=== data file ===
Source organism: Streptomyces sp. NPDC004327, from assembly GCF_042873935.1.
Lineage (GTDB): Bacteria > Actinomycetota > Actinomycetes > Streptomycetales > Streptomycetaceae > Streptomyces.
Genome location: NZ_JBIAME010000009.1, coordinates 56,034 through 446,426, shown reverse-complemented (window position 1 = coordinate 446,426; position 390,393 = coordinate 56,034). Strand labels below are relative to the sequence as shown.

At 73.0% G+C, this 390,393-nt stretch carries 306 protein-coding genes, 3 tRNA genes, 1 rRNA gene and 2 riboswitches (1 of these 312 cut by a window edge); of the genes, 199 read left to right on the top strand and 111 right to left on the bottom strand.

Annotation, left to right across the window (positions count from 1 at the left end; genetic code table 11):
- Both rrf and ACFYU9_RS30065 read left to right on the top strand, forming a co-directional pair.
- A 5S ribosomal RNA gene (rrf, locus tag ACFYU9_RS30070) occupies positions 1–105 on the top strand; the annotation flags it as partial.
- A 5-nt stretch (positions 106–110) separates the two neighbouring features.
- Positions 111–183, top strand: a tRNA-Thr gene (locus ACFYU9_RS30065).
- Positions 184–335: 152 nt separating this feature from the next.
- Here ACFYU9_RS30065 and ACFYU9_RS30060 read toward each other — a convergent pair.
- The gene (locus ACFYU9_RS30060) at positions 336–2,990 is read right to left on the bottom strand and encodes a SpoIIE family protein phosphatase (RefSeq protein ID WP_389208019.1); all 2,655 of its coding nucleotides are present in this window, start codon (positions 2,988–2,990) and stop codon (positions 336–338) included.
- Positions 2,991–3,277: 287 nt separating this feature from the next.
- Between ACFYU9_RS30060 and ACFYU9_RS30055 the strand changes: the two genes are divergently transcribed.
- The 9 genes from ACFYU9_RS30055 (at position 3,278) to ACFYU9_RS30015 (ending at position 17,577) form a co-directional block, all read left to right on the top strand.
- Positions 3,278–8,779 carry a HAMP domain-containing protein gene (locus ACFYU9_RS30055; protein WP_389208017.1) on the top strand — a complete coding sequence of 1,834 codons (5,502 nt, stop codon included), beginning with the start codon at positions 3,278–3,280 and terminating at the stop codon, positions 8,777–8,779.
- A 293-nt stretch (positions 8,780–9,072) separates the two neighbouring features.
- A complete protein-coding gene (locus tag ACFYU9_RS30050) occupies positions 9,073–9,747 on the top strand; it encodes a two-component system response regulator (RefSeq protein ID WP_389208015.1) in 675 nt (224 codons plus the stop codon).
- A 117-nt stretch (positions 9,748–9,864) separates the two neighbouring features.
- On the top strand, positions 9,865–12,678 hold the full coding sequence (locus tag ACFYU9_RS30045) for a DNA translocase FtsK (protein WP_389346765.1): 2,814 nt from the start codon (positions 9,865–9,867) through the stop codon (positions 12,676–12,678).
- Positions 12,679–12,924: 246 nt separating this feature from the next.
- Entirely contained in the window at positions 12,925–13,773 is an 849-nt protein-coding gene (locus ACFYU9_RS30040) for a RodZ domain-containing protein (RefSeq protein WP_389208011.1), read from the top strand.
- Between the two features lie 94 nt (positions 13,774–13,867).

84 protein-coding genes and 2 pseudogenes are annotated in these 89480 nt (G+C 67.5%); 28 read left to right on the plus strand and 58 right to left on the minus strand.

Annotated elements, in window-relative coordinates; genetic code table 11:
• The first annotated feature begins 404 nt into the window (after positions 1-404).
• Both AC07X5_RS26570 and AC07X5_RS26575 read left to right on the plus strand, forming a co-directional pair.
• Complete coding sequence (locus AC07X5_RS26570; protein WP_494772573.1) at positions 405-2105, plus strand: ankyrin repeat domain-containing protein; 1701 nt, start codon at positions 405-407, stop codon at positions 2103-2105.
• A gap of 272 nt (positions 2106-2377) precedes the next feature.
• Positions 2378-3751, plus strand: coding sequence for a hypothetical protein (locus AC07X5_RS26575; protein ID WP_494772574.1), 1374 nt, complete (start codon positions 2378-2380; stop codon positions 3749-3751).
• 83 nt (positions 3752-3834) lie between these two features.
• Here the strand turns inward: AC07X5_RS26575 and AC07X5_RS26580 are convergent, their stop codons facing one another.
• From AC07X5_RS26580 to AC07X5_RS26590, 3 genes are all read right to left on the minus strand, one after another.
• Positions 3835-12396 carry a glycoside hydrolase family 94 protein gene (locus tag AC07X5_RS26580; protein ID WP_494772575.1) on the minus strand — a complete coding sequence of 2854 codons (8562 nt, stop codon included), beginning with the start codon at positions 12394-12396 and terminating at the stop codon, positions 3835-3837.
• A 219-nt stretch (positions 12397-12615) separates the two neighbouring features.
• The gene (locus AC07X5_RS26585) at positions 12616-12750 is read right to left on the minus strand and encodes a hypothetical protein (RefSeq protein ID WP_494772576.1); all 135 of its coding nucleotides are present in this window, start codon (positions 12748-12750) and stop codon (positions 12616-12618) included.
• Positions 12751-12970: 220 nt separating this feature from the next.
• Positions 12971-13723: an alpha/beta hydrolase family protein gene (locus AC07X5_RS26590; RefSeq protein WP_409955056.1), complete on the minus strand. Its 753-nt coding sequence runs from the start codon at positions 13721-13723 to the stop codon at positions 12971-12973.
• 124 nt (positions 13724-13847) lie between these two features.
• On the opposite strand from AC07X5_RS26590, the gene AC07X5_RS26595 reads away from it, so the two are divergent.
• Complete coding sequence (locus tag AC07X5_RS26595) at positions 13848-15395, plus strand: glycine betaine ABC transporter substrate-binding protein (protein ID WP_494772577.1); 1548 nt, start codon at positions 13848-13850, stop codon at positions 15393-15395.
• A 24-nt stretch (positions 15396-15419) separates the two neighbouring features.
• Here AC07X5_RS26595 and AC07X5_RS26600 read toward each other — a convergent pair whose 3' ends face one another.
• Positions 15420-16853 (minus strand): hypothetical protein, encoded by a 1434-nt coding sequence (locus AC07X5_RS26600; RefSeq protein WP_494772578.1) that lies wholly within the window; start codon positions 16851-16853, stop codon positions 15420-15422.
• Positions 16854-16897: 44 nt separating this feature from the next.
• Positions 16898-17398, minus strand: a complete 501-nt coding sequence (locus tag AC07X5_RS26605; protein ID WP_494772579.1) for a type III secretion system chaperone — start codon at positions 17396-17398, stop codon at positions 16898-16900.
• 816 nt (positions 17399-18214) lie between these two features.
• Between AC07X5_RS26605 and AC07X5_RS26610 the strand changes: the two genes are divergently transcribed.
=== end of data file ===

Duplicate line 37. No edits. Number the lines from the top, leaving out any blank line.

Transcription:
• Positions 12751-12970: 220 nt separating this feature from the next.